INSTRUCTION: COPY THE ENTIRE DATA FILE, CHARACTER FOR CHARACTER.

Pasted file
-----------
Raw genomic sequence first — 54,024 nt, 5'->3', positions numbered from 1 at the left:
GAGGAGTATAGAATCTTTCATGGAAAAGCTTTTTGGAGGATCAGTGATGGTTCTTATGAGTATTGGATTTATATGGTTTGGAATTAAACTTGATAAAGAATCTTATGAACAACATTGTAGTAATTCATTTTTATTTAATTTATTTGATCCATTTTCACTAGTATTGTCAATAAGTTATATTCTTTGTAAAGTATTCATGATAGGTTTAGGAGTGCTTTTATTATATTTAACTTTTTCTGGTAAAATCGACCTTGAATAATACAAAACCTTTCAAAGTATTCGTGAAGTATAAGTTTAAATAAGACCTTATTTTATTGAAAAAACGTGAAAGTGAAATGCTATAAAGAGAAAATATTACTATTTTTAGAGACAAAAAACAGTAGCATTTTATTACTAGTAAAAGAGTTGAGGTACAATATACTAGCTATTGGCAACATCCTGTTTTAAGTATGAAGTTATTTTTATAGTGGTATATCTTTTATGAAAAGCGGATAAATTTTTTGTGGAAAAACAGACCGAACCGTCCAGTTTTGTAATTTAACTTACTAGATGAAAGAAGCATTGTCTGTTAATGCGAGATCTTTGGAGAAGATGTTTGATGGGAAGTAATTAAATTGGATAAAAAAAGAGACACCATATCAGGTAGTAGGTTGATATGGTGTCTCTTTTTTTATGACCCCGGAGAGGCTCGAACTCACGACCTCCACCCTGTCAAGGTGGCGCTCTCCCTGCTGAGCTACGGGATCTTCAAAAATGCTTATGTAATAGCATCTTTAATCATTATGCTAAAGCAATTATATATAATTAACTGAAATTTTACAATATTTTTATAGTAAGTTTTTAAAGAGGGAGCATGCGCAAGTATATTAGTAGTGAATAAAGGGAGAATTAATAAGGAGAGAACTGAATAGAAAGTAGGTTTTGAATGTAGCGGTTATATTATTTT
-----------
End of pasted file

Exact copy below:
Raw genomic sequence first — 54,024 nt, 5'->3', positions numbered from 1 at the left:
GAGGAGTATAGAATCTTTCATGGAAAAGCTTTTTGGAGGATCAGTGATGGTTCTTATGAGTATTGGATTTATATGGTTTGGAATTAAACTTGATAAAGAATCTTATGAACAACATTGTAGTAATTCATTTTTATTTAATTTATTTGATCCATTTTCACTAGTATTGTCAATAAGTTATATTCTTTGTAAAGTATTCATGATAGGTTTAGGAGTGCTTTTATTATATTTAACTTTTTCTGGTAAAATCGACCTTGAATAATACAAAACCTTTCAAAGTATTCGTGAAGTATAAGTTTAAATAAGACCTTATTTTATTGAAAAAACGTGAAAGTGAAATGCTATAAAGAGAAAATATTACTATTTTTAGAGACAAAAAACAGTAGCATTTTATTACTAGTAAAAGAGTTGAGGTACAATATACTAGCTATTGGCAACATCCTGTTTTAAGTATGAAGTTATTTTTATAGTGGTATATCTTTTATGAAAAGCGGATAAATTTTTTGTGGAAAAACAGACCGAACCGTCCAGTTTTGTAATTTAACTTACTAGATGAAAGAAGCATTGTCTGTTAATGCGAGATCTTTGGAGAAGATGTTTGATGGGAAGTAATTAAATTGGATAAAAAAAGAGACACCATATCAGGTAGTAGGTTGATATGGTGTCTCTTTTTTTATGACCCCGGAGAGGCTCGAACTCACGACCTCCACCCTGTCAAGGTGGCGCTCTCCCTGCTGAGCTACGGGATCTTCAAAAATGCTTATGTAATAGCATCTTTAATCATTATGCTAAAGCAATTATATATAATTAACTGAAATTTTACAATATTTTTATAGTAAGTTTTTAAAGAGGGAGCATGCGCAAGTATATTAGTAGTGAATAAAGGGAGAATTAATAAGGAGAGAACTGAATAGAAAGTAGGTTTTGAATGTAGCGGTTATATTATTTT